Pattern Experimentation Week One:

by BOB

It’s been a while hasn’t it? I apologise for the extreme lack of posts on this blog but I feel like I’m finally back in the game.

I officially started my second year(!) at University just at the end of August/the beginning of September and my timetable (although it seemed like there are no classes) has been chock-a-block. I am taking this ‘reading week’ to post a step-by-step of the last SIX WEEKS of my PATTERN EXPERIMENTATION course that takes place on a Tuesday morning.  So, to give you a bit of an over view here is the brief written in the third person and technically in past tense because I’m describing my methodology behind the creation of the garment. This was asked for by the lecturers and will be assessed when presenting my garment.

The Brief:

‘The task set for the designer was to create a garment that hung from the shoulders, would be easy to get in and out of and to be created with only six triangles of an equilateral and right triangular angled shape.

Once the triangular shapes were decided upon and cut, the garment then had to be created directly on to a mannequin stand. The fabric given was a light weight calico in which only two and a half metres were to be used in the final garment and an extra half metre for fabric experimentation. The calico was to be manipulated in a way as to not look like its original state, this could be done through painting, dying, laser cutting, printing, embellishing etc. Restrictions were in place, the triangles could not be cut to change their form, as in no corners could be cut, however the designer could cut within the shape but making sure that the triangle kept its three sides. However the triangles could be manipulated to make different shapes though pleating, gathering, folding etc. The designer was given 5-6 weeks to create this garment and could use different fabrics to embellish and line the item of clothing with.’

When I first read the original lecturers brief I am not going to deny that I was overly excited, but also cacking myself. I couldn’t help but think ‘Six triangles?! That surely won’t be enough to make a garment!?’ and boy-oh was I wrong. I used the whole two and a half meters to make my six triangles and I had waaaay more than I expected. Here is my layout plan:

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I measured the material then scaled it down into cm’s so I could figure out the best lay plan. I decided that THREE equilateral and right angle triangles would give me enough material to work with. Also it would give me enough uniformity to make my garment ‘symmetrical’.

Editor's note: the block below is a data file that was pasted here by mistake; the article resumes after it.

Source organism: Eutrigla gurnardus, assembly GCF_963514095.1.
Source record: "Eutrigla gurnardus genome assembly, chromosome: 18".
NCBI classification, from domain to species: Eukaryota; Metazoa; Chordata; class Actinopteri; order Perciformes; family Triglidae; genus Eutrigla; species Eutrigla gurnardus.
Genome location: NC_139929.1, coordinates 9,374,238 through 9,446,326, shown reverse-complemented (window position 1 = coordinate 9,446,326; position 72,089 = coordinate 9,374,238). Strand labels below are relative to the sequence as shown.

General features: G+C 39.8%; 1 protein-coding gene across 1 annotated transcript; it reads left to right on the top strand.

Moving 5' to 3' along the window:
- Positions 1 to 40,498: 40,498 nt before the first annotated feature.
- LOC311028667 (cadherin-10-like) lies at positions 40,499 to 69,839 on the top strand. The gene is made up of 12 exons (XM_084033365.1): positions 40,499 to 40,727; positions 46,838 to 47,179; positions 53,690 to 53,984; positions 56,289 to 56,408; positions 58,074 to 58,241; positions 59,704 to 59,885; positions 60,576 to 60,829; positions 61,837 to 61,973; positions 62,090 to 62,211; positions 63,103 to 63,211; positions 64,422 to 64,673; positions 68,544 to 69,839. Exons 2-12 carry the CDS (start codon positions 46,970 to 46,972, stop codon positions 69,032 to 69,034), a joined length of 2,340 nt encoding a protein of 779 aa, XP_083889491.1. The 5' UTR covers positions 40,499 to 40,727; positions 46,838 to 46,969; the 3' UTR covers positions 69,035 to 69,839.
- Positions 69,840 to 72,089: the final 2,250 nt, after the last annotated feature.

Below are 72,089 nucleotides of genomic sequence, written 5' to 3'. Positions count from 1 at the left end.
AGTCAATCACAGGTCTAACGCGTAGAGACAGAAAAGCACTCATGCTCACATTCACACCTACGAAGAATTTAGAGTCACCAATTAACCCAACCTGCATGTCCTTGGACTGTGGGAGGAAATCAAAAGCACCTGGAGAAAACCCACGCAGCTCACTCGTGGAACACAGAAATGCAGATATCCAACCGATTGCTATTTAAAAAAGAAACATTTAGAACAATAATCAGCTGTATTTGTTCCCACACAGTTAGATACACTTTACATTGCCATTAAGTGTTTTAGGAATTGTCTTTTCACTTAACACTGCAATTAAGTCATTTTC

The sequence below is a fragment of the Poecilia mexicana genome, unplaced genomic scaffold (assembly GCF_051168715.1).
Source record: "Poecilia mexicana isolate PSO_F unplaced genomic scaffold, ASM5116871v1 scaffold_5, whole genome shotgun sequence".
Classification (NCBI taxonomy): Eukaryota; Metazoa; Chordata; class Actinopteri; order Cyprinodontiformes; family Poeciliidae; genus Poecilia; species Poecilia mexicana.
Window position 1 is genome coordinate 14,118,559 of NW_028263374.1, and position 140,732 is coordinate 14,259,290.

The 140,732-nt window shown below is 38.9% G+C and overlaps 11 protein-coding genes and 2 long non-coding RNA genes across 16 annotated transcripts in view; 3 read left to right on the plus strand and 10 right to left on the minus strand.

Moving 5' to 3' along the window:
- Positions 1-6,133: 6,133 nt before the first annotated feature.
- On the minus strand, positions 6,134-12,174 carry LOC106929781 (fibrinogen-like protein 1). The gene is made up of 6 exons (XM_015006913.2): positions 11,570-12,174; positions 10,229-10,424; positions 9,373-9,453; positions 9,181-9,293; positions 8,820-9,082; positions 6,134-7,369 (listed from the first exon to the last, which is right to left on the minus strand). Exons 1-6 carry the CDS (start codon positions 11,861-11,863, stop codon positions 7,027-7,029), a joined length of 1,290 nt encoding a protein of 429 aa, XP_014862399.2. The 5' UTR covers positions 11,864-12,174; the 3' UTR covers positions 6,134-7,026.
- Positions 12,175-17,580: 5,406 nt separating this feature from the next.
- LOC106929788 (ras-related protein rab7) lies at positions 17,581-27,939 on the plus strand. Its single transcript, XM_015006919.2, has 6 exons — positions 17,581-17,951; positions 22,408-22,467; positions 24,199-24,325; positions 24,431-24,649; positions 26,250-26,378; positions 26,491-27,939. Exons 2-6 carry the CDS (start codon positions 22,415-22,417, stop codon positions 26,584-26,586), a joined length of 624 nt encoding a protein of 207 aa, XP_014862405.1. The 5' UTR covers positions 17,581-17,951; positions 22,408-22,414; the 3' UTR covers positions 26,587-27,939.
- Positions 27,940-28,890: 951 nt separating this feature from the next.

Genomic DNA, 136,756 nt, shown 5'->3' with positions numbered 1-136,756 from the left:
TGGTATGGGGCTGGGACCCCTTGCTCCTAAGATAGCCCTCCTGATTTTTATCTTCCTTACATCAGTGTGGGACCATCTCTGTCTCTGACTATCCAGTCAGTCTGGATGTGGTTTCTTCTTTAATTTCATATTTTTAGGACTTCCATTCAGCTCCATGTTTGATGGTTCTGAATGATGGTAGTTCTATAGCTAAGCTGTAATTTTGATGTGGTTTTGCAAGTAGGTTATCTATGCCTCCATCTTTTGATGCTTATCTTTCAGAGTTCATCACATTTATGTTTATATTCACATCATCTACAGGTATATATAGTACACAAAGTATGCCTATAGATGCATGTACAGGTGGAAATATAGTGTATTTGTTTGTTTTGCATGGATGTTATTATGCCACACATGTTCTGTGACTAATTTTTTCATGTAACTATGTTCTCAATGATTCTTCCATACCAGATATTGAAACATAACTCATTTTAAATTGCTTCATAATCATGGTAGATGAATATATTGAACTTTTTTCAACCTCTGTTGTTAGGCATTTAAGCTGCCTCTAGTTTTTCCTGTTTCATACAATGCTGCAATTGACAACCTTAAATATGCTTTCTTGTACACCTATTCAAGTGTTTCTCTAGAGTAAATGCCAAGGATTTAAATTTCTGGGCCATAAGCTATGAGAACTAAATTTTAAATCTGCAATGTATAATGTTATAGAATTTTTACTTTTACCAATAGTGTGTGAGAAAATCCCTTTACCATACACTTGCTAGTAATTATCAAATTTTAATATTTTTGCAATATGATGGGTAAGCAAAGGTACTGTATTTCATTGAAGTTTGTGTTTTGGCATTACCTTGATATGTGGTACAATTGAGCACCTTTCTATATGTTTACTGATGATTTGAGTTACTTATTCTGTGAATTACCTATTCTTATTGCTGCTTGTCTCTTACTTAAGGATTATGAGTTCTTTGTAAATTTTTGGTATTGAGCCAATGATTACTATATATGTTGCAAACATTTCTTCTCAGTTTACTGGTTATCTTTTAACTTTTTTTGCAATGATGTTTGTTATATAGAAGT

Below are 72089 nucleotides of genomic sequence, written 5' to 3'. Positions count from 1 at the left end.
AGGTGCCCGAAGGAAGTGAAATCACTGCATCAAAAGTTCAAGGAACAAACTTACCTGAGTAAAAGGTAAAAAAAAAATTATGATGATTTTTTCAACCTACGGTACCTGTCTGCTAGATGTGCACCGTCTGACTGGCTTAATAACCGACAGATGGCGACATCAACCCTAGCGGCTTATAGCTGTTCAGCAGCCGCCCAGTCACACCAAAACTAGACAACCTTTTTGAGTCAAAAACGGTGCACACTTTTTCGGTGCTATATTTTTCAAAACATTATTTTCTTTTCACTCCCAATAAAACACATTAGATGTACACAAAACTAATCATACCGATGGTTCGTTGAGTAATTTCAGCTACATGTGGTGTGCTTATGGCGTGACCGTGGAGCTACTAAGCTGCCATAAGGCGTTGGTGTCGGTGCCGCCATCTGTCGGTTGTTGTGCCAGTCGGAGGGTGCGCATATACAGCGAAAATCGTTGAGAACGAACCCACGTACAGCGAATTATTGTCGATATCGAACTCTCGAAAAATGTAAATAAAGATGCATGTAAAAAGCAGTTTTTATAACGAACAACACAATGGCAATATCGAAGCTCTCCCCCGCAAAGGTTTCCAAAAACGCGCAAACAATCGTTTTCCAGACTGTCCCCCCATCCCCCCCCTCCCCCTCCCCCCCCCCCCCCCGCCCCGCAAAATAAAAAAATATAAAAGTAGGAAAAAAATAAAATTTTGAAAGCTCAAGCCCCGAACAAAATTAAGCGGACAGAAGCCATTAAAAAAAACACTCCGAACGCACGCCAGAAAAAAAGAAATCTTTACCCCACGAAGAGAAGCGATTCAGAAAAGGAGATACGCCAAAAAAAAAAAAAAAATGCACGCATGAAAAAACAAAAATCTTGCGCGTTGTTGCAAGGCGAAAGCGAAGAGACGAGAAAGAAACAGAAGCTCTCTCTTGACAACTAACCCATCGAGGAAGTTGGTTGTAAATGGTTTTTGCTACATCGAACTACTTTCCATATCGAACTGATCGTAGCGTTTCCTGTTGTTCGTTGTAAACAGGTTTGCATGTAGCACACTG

Now, I live to work from the mannequin it’s how I’ve sort of worked since going to sewing classes at the age of 15/16. I mean, I worked with patterns BUT in the end I would always end up sticking my garment on a form to get an exact fit which would alter the style of the original pattern piece. I like properly fitted clothes. Ha, I think you could say I’m a tailor at heart…

As the brief stated we were only allowed to create the garment on the form, there was to be NO initial ideas, no drawings, no ‘Oh well, I think I’ll design this’. This whole garment was to be created from a spur of the moment ‘I like how this looks, let’s roll with it’ kind of idea. The thought of having so much creative freedom scared me because I was thinking ‘Ah! I haven’t done this for so long and my creativity is out of kilter. Fingers crossed my work isn’t monotonous’. I think what I created in the end was very interesting and quite sculptural.

BUT! I’m not here to talk about the end result! Over the next few days I shall be uploading the each stage of my creative process, so to begin with here is a picture of the material I was given:Image

You MIGHT have seen this when getting a ‘sling’ for your arm. Calico is a cotton material which hasn’t been chemically treated and can be very sensitive, if you wash it IT WILL SHRINK by 5%. Which might not seem like a lot but it’s enough to alter your garment completely, so dying should take place BEFORE you cut your pattern. However I didn’t use dye. I had HALF a METRE to experiment with the fabric:Image

These were a mixture of Gouache Paint, Burning, and Waxing.Image

I apologise for the terrible quality of this photograph. But here I was manipulating with the weave of the fabric, pulling, de-threading more burning and waxing. In the end I went down the Paint and Wax route:

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(The wax comes a little later in the process).

In the end I enjoyed painting it far too much, it was basically a blank canvas. I used gouache paints on the original samples… unfortunately the paints are overly expensive and there is always never enough so being a typical student I had to settle with poster paint when ‘dying’ the final garment. However the poster paint added to the rigidity and that helped when creating a ‘structured’ look.

Now having chosen my preferred method of manipulating the fabric I got cracking on the mannequin.

Keep your eyes peeled for the next step!

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